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If You Ever Wanted Wet-Looking Jeans, Urine Luck

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From leather-like coatings to clear and metallic finishes, the jeanswear industry has chased slick eye-catching looks for decades. No brand, however, has warmed up to the concept of wet-looking jeans quite like New York City-based Wet Pants Denim.

The online company makes and sells jeans that mimic the “urinary incontinence aesthetic,” a look Wet Pants Denim founder and CEO, who requested to remain anonymous, said is overlooked by traditional denim brands. By offering consumers jeans that are stained with a fake wet spot, the brand aims to provide greater permanence and comfort compared to an actual pair of wet jeans.

The company stains the $75 jeans on a per-order basis, which the founder says allows for a high degree of product customization and minimizes inventory risk.

While the brand does not disclose how it sources the jeans, some images on the website show stained jeans with “Mince” printed on the inside waistband—the style name of Amazon Essentials’ slim men’s jean.

“We are not presently manufacturing our product, but plan to explore manufacturing or wholesale relationships in the future, which will be necessary as the brand continues to scale,” the founder said.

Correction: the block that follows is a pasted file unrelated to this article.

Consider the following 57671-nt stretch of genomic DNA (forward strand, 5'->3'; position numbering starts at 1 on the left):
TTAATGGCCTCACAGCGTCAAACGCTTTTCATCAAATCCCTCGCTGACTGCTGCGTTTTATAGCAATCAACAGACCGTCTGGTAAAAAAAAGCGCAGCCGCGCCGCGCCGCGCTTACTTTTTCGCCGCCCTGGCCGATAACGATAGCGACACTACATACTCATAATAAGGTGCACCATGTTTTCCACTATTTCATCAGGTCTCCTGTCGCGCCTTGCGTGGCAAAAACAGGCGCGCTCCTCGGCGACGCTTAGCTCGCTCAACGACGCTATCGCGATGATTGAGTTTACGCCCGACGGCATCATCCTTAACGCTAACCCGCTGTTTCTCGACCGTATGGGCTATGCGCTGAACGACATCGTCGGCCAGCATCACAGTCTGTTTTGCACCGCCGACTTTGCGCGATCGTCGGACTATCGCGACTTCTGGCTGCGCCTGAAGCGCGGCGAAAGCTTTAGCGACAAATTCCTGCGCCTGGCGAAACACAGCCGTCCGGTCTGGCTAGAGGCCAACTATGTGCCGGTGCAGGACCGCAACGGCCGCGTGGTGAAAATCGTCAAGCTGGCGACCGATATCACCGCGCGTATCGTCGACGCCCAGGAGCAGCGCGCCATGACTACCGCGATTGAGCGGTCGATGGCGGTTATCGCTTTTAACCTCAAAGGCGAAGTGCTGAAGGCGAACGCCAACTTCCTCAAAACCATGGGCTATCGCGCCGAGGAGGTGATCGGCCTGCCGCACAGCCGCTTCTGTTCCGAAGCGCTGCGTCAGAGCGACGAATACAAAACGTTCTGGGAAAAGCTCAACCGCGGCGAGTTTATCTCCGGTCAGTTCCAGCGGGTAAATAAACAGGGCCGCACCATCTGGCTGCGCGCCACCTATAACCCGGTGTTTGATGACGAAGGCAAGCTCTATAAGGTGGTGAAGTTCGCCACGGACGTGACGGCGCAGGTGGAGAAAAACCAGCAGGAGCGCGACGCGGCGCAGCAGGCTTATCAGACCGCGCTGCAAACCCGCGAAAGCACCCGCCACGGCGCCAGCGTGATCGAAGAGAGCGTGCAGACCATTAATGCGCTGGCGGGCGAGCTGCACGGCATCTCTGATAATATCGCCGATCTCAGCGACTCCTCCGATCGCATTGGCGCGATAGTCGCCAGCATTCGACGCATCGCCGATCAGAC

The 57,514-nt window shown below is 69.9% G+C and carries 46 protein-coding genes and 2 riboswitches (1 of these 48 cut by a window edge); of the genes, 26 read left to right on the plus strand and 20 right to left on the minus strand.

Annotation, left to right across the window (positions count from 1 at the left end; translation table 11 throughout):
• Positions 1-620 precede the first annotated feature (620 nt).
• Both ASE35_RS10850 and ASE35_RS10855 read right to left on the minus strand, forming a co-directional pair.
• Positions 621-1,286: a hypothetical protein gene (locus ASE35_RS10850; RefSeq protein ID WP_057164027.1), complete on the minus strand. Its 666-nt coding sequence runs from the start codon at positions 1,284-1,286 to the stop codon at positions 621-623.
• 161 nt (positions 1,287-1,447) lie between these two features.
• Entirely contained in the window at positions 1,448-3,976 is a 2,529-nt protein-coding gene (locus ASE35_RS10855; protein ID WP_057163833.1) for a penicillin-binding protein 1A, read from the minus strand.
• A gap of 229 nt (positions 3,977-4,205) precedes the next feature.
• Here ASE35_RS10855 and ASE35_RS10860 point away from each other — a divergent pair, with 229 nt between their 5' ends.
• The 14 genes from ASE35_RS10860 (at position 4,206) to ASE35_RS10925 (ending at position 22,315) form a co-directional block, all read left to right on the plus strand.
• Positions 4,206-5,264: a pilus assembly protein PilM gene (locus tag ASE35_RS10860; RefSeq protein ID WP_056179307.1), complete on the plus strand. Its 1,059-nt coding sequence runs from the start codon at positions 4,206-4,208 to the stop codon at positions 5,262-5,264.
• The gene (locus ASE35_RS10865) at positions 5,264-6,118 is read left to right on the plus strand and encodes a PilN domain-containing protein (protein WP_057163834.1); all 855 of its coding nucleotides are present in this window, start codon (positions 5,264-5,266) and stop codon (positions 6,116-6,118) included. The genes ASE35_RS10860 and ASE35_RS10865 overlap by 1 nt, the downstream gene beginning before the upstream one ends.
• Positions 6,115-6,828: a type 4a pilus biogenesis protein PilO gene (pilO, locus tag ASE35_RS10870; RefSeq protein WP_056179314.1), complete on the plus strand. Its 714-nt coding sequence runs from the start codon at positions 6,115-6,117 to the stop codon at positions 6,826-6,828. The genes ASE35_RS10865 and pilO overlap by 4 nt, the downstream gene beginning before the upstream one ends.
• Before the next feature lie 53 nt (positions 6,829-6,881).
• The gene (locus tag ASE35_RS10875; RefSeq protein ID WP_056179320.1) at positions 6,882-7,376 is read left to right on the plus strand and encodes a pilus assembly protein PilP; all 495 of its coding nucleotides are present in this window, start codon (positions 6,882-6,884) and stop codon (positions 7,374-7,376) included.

The jeans are available in four fits—slim, straight, skinny and boot—for men’s waist sizes 28-38 and length sizes 28-34. Women’s sizes 0-20 is also available. Customers can choose from blue, gray or white (which boasts a bright yellow stain) or supply a pair of jeans they already own, which the company will stain for $30.

Wet Pants Denim makes and sells jeans that mimic the “urinary incontinence aesthetic” for a market the founder says is ignored by fashion.

Wet Pants Denim

While some customers have asked for other types of stains, Wet Pants Denim has no plans to expand beyond urine-inspired looks. The company also sells a range of logo hat and a MAGA-inspired red hat with the phrase, “Make wet pants feel dry again.”

Though the brand launched in late 2018, a trickle of recent press from international news outlets from India to Australia have helped unearth it from the belly of the internet. “I think a lot of folks assume this brand was spun up within the past couple of months, and that’s simply not the case,” the founder said.

Reactions to the wet-look concept are mixed. On Instagram, where Wet Pants Denim has 980 followers, many comments question the legitimacy of the brand and ask whether it is a joke. A comment from @chris_souh suggested a collaboration with the mall retail chain Wet Seal, while @archipelago000 said, “if you can buy ripped jeans, why not this?”

For others, Wet Pants Denim is on track to bring in a steady stream of revenue. Instagram user @brendan.hellwig wrote “soon you’ll have the joke/birthday Christmas gift market cornered” and @blueberrymuffinsyum described the concept as “the kind of idea that prints money.”

Indeed, Wet Pants Denim isn’t designed for the masses, but the founder insists the jeans are a solution for a “niche segment of the market that other brands simply ignored.”

“We’ve all enjoyed reading what different folks have had to say about the brand, which we acknowledge is not and never was intended to be for everyone,” the founder said.

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